Adorno on Music (International Library of Sociology)

Adorno on Music (International Library of Sociology)

Robert W. Witkin

Language: English

Pages: 220

ISBN: 0415162920

Format: PDF / Kindle (mobi) / ePub


Adorno is one of the leading cultural thinkers of the twentieth century. This is the first detailed account of Adorno's texts on music from a sociological perspective. In clear, non-technical language, Robert Witkin guides the reader through the complexities of Adorno's argument about the link between music and morality and between musical works and social structure. It was largely through these works Adorno established the right of the arts to be acknowledged as a moral and critical force in the development of a modern society. By recovering them for non-musicologists, Witkin adds immeasurably to our appreciation of this giant of twentieth-century thought.

 

 

 

 

 

 

 

 

 

 

 

 

 

 

 

 

 

theme, or the part for the concert instrument, is able to develop from within itself and to organise the totality of the musical work from the inner dynamics of the participating elements' (quoting Adorno) .. . the principle of form through which Beethoven's second period subject asserts its freedom is that of 'developing variation' as embodied in the development and recapirulation sections of the sonata allegro in which the musical subject demonstrates its autochthony by going out from itself

it . The artist engages with the material, seeking to bring our of the inherent dialectic of subject and object, of spirit and form, a positive synthesis, a reconciliation of part and whole of spirit and matter. The more that the artist pursues this reconciliation the greater is the degree of resistance he meets with in the material, and the greater is the corresponding constructive force or violence that is required from him to formulate such a reconciliation. The artist is thus brought, through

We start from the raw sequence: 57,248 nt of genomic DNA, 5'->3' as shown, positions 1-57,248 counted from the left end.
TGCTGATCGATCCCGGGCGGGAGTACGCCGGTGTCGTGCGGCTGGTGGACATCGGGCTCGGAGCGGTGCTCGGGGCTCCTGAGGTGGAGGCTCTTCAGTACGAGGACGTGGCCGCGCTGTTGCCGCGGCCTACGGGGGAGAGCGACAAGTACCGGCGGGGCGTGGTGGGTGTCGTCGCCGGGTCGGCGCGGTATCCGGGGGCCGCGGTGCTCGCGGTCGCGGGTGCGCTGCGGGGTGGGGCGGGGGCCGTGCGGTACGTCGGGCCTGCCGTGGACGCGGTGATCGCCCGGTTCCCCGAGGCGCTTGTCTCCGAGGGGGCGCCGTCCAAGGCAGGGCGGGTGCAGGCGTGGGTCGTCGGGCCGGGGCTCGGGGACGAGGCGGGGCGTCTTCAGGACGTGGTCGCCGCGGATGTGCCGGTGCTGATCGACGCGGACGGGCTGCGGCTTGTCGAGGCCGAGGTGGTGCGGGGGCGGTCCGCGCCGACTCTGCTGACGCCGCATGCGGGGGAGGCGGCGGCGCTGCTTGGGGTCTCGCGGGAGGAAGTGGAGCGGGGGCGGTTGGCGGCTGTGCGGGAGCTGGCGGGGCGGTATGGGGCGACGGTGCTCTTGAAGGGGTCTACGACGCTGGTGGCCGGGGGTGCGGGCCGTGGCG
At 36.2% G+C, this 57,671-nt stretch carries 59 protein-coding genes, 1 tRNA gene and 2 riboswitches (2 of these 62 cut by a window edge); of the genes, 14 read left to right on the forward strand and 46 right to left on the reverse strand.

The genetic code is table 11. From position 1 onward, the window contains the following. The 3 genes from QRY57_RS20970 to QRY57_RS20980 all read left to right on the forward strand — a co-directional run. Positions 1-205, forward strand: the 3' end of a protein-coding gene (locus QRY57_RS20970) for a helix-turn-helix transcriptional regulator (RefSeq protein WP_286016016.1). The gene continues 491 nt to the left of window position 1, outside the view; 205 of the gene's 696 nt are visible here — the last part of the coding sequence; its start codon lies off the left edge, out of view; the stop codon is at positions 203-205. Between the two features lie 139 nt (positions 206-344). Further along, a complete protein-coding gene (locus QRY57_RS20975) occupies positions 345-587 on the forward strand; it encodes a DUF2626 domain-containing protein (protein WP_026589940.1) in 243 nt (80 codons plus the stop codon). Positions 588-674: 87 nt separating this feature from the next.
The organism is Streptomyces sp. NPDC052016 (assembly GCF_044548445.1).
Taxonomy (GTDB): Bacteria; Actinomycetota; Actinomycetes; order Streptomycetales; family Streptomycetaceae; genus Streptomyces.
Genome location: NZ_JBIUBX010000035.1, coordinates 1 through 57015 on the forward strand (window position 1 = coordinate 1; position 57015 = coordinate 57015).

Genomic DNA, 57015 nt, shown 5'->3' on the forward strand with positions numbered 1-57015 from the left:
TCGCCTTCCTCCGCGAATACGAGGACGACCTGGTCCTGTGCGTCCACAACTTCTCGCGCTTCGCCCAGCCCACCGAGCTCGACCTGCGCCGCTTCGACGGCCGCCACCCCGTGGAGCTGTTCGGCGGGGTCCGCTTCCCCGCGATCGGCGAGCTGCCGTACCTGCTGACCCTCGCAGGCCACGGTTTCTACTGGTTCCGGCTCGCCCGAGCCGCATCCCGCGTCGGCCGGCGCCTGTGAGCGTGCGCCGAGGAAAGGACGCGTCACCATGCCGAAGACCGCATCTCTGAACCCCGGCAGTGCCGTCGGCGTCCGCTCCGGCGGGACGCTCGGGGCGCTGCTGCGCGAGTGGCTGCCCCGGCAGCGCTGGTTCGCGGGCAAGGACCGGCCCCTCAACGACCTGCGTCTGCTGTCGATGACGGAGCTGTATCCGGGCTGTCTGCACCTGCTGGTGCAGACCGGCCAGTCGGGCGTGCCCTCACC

function, the characteristica universalis of Mahler's music. The rule of clarity to which he rigorously subjected the instrumentation in particular resulted from his reflection as a composer: the less the music is articulated by tonal language, the more strictly it must ensure its own articulation. For this reason it calls its forms, as it were, by their names, composes their types as Schoenberg's wind quartets did paradigmatically, later. . . . What characterises is, for that very reason, no

unclassical. As soon as traditional great music ceased 'working out' through a development, it was content with a conserved architectonic identity; if an element recurred identically, it was, aside from the key, identical and nothing else. Mahler's symphonic writing, however, sabotages these alternatives. Nothing in them is ever entirely consumed by the dynamic bur nothing ever remains what it was. Time passes into the characters and changes them as empirical time alters faces. (T. Adorno 1992:

subject sets it off sharply from communication. This latter concept properly belongs to the culture industry, which calculates questions of artistic effects, as well as in applied market research , which tells us what intellectual products must be like if they are to find purchasers. To this informal music is intransigently opposed. It is concerned instead with the representation of a truth content and with a true consciousness, not with adapting to a false one. Within the all-embracing blindness

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